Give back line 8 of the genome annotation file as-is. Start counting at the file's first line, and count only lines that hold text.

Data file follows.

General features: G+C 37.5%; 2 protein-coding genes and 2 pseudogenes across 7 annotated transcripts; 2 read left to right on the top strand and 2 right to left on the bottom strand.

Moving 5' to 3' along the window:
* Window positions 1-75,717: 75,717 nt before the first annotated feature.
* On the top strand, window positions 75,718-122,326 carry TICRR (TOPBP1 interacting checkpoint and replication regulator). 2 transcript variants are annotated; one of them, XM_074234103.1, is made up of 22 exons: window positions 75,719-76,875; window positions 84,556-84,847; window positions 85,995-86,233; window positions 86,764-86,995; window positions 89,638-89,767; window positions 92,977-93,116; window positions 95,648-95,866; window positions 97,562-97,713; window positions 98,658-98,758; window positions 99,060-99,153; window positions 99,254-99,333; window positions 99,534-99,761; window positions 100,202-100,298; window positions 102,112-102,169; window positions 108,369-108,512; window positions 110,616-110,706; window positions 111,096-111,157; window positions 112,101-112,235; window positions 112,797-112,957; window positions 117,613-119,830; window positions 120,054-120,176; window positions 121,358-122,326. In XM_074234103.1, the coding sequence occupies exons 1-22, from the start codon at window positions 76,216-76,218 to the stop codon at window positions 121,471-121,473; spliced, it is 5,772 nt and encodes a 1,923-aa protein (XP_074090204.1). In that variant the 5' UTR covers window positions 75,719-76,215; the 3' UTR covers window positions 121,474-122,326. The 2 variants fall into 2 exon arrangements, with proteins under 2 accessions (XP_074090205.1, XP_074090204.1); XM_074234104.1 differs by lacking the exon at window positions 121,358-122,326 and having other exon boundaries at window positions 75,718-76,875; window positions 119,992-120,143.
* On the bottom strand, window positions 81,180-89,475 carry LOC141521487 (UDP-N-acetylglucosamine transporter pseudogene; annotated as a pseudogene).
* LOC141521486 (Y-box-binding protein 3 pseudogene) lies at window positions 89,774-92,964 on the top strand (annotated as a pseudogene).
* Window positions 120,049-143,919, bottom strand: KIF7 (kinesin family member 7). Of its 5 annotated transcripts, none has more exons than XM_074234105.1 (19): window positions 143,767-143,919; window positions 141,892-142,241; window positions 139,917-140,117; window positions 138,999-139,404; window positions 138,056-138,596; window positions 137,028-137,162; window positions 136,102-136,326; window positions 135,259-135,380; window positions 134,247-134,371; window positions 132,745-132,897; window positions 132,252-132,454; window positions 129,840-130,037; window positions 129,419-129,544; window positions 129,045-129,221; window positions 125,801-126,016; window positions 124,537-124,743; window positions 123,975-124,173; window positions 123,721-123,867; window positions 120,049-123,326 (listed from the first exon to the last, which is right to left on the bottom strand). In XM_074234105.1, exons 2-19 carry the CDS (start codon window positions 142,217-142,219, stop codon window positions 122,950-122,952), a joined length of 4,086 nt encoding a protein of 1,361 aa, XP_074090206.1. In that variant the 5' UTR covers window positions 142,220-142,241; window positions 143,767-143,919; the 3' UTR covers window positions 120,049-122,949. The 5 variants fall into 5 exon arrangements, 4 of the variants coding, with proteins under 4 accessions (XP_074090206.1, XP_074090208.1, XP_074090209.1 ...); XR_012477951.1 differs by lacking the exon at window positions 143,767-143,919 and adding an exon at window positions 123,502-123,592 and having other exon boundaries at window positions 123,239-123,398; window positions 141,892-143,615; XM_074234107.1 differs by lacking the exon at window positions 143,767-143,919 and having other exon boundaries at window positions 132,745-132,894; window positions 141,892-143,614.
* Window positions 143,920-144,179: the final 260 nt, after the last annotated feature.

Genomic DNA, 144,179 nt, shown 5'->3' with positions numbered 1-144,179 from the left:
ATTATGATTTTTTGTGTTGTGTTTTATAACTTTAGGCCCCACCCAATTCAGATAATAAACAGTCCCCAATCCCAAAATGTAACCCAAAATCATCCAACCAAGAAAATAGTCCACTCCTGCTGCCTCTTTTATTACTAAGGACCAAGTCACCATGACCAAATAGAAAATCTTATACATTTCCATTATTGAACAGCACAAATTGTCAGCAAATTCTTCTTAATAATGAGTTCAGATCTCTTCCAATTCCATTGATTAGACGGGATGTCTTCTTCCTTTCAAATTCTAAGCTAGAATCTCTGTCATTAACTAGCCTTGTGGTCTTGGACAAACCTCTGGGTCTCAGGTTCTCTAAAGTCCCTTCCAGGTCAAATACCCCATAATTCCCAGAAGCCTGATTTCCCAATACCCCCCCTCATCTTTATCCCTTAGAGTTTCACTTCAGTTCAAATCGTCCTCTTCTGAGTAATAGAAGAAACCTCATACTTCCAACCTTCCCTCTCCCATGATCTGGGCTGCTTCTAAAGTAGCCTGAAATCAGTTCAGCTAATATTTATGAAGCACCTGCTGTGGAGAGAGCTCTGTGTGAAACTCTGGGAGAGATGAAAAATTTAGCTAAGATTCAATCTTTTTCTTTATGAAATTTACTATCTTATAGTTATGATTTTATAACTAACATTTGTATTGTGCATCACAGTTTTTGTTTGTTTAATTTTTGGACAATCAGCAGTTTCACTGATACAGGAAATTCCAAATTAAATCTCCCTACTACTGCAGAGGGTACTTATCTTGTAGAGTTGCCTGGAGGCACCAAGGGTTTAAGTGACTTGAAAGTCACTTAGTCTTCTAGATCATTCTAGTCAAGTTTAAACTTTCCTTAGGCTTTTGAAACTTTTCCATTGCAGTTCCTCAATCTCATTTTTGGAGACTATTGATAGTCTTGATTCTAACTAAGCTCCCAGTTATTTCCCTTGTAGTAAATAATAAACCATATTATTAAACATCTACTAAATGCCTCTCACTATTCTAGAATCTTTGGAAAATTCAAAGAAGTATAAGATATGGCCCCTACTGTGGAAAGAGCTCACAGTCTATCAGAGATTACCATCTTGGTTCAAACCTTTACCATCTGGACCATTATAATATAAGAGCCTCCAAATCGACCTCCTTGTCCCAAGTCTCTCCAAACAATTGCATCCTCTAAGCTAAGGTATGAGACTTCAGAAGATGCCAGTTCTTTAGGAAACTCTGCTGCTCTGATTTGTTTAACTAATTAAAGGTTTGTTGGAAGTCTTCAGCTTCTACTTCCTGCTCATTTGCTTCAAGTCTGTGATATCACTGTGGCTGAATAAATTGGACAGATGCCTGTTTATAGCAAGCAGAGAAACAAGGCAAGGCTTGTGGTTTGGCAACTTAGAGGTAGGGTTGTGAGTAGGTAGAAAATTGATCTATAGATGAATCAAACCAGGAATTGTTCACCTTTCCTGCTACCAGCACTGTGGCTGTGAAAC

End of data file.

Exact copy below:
* Window positions 143,920-144,179: the final 260 nt, after the last annotated feature.